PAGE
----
Team sports is great for character formation. I’ve seen it with my own eyes this weekend.
I’ve coached my son’s baseball teams since he was 3 years old. It’s one of the most rewarding and life-giving things that I’m involved in and I wouldn’t give anything for the time Joshua and I have been able to share on the diamond over the years. I plan on coaching him as long as I can.
Saturday, our little team faced off against the Cardinals, one of the better teams in our league. In addition to being well coached, the Cardinals have probably the best all around player in our league, a tall boy who literally stands head and shoulders above some of his teammates. This kid is a great hitter and one of the hardest throwing pitchers we’ve faced this year. Understandably, some of our guys were pretty intimidated at the prospect of digging in at the batter’s box to face him.
All year long, I’ve preached the importance of standing your ground at the plate: It’s your plate, don’t back down. No fear. That kind of thing. But against the Cardinals ace, I could tell my pep talk wasn’t holding water. Heading into the field in the 2nd inning, I heard Joshua trying to fire up his teammates to make a defensive stand after the Cards ace struck out the side. “Come on, guys! We can beat these guys! Be strong and courageous and never afraid! Let’s go!” Even though we never mounted much of a comeback — the Cardinals won 10-2 — I was especially struck by the learning opportunity that was presented to our boys through game adversity. And you’d better believe I noticed Joshua’s innate method for dealing with such challenges: relying upon God and His promises.
Prior to the births of each of our children, Sunny and I chose a passage of Scripture to be “their” verse; it was a verse that represented all of our hopes and prayers and dreams for that child. As it would happen, the verse we chose for Joshua comes from the book of Bible that bears his name, Joshua 1:9, “Be strong and courageous. Do not be frightened, and do not be dismayed, for the LORD your God is with you wherever you go.” Our condensed version of this passage (“Be strong and courageous and never afraid,”) has become as much a part of our family prayer language as “in Jesus name, Amen.” We pray it — and more specifically, Joshua prays it — all the time. And team sports has proven to be the perfect crucible for the application of such a prayer.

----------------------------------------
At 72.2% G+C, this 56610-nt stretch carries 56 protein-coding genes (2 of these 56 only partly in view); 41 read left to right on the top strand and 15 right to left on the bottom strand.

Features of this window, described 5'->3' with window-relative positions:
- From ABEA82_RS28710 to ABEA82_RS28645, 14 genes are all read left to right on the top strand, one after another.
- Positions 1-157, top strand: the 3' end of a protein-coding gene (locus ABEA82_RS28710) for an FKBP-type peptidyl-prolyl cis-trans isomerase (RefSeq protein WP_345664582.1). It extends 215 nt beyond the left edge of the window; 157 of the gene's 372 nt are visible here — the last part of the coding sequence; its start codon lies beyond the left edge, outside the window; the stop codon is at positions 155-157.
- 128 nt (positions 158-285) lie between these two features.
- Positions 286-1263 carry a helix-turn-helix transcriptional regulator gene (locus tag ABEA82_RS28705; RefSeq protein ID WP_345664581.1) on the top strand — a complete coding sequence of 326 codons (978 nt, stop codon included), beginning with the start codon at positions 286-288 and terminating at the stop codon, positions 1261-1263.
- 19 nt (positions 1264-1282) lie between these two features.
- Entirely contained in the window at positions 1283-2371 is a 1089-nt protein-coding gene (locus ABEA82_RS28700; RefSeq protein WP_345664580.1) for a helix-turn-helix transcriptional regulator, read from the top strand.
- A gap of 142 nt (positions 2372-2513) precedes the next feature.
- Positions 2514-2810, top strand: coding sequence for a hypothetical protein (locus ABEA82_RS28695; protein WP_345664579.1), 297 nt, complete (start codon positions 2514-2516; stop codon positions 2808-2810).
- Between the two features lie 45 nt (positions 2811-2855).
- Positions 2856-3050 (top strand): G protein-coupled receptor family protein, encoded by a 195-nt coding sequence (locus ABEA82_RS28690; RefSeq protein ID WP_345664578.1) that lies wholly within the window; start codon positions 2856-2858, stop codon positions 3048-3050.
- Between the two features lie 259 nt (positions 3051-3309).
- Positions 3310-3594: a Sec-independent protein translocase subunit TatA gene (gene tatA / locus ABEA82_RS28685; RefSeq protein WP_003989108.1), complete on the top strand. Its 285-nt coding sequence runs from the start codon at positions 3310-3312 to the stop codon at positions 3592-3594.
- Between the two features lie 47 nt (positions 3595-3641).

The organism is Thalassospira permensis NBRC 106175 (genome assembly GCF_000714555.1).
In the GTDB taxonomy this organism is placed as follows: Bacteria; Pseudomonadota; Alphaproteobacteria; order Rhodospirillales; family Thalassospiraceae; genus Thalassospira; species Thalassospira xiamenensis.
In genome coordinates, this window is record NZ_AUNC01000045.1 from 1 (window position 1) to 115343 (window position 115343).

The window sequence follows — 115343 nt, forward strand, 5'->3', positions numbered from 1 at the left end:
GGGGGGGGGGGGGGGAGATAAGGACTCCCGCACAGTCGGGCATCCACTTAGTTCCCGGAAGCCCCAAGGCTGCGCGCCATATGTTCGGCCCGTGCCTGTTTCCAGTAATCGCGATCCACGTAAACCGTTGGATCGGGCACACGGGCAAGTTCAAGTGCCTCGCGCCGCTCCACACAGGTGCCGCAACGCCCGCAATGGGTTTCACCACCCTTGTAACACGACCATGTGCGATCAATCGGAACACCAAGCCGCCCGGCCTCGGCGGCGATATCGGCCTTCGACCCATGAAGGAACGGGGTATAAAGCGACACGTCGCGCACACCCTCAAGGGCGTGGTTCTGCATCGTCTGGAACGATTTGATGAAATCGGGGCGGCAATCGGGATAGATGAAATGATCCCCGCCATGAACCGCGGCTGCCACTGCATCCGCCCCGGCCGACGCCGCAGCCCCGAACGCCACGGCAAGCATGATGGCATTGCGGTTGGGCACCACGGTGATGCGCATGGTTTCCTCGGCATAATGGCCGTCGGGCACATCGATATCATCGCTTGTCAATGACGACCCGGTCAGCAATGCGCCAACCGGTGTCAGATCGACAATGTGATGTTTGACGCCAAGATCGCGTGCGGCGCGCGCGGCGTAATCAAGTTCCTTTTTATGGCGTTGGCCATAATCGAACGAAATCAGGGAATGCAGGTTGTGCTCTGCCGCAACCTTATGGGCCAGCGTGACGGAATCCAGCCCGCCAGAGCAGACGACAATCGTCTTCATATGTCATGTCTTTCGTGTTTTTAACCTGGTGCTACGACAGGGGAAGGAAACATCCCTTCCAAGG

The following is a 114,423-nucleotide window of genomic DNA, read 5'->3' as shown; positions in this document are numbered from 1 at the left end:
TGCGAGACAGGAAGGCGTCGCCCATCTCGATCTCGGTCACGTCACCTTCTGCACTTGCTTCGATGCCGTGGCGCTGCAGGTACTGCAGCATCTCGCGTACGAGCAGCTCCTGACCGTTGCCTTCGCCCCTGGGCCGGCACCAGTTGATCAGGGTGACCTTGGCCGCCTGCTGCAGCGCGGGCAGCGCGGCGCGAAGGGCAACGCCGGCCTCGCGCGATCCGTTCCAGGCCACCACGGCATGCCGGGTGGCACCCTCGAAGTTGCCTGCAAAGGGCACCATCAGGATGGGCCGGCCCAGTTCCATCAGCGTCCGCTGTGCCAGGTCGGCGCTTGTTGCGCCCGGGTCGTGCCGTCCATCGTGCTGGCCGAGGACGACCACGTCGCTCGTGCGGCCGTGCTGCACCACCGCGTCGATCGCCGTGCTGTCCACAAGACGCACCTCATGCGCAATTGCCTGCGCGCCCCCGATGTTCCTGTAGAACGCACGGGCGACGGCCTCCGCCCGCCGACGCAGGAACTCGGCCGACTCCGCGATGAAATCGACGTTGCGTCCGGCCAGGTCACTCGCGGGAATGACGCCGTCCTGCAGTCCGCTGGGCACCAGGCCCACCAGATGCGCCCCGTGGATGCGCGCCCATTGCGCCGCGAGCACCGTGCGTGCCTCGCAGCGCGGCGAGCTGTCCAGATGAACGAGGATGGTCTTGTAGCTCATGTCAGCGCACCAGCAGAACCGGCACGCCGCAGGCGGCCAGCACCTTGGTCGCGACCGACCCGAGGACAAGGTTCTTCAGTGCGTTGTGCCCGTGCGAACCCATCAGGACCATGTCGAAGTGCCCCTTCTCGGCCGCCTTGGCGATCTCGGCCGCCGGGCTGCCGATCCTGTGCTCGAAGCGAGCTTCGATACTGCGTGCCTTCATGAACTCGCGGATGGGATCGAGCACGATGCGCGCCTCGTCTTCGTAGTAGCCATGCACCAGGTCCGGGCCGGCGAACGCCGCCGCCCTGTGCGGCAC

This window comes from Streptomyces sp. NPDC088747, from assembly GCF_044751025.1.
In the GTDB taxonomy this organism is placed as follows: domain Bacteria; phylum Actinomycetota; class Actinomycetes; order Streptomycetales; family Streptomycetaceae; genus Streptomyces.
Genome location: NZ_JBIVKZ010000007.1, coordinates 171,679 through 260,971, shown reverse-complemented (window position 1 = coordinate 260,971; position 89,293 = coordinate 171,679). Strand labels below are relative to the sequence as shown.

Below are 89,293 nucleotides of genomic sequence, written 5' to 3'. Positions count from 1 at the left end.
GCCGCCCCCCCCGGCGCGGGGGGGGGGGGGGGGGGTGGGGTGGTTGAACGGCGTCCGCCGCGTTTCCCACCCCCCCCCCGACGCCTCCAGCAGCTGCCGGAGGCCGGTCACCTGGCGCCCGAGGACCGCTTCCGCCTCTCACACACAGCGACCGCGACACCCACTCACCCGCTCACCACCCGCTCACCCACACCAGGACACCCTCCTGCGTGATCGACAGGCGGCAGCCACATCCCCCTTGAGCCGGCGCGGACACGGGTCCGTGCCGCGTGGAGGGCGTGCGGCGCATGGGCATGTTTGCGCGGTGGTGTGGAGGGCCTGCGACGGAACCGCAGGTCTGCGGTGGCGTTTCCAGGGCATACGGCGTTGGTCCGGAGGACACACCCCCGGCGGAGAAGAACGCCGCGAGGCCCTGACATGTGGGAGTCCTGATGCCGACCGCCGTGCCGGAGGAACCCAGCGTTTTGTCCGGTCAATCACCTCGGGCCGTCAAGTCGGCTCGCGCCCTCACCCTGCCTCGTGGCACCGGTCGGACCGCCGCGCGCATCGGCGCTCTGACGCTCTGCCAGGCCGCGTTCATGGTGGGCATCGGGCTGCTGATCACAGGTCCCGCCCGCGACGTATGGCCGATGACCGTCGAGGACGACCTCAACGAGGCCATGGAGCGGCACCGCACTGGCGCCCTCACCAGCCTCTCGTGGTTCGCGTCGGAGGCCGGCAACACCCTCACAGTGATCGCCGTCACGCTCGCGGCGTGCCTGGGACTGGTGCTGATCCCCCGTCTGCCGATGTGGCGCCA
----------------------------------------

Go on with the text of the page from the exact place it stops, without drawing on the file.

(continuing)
Today, we played another game, this time against the Reds. Joshua is our primary firstbaseman and he generally catches everything thrown his way. At one point in the game, the Reds were up and we were looking a little flat. This is tournament action and we’ve already lost one game, so our next loss will bring our season to a conclusion. On a close play, a Reds batter barely beat out an infield single with Joshua catching the throw at first just a split second after the runner’s foot hit the bag. The umpire made the right call; the kid was safe. But after safely reaching first, the same baserunner instinctively made a turn toward second base, at which point Joshua seemingly applied the tag: a heads up play that would’ve ended the inning and the Reds rally. But the Reds runner, realizing his error in judgment, leaped back to the bag at the same time as Joshua’s attempted tag, forcing the umpires to make a judgment call. Is the runner safe? Or is did the Royals 1B make the tag?
I left the dugout and made my way toward home plate, fully prepared to pick the umpire’s brain: Did you get a good look? From my view, it looked like 1B made the tag. If that’s the call, that’s the end of the inning. We really needed a break; a couple more runs and the Reds could really pull away. I made it to home plate ready to make my case and about that time, Joshua runs halfway down the baseline and announces for all to hear, “The runner is safe at first. I didn’t tag him.” The ump looked at me; I simply stood there speechless. For good measure, Joshua reiterated (in an even louder voice), “I didn’t tag him.” The ump said, “Well, I guess that settles it,” and I had to walk back to the dugout while the inning continued.
Thankfully, we got out of the inning unscathed (the Reds didn’t score) and we ended up winning the game. I know the glow of this victory will soon fade, replaced by another game and another series of events and our baseball season will become one more memory in Joshua’s childhood bank. For the record, Joshua had a career-best day at the plate: 4 for 4 with 4 doubles, 3 runs, and 4 RBI. I’m proud of that, as any father would be.
But even after the stats lose their meaning, I’ll remember today as a career-best day for an entirely different reason. Today we learned about integrity.
That’s my boy.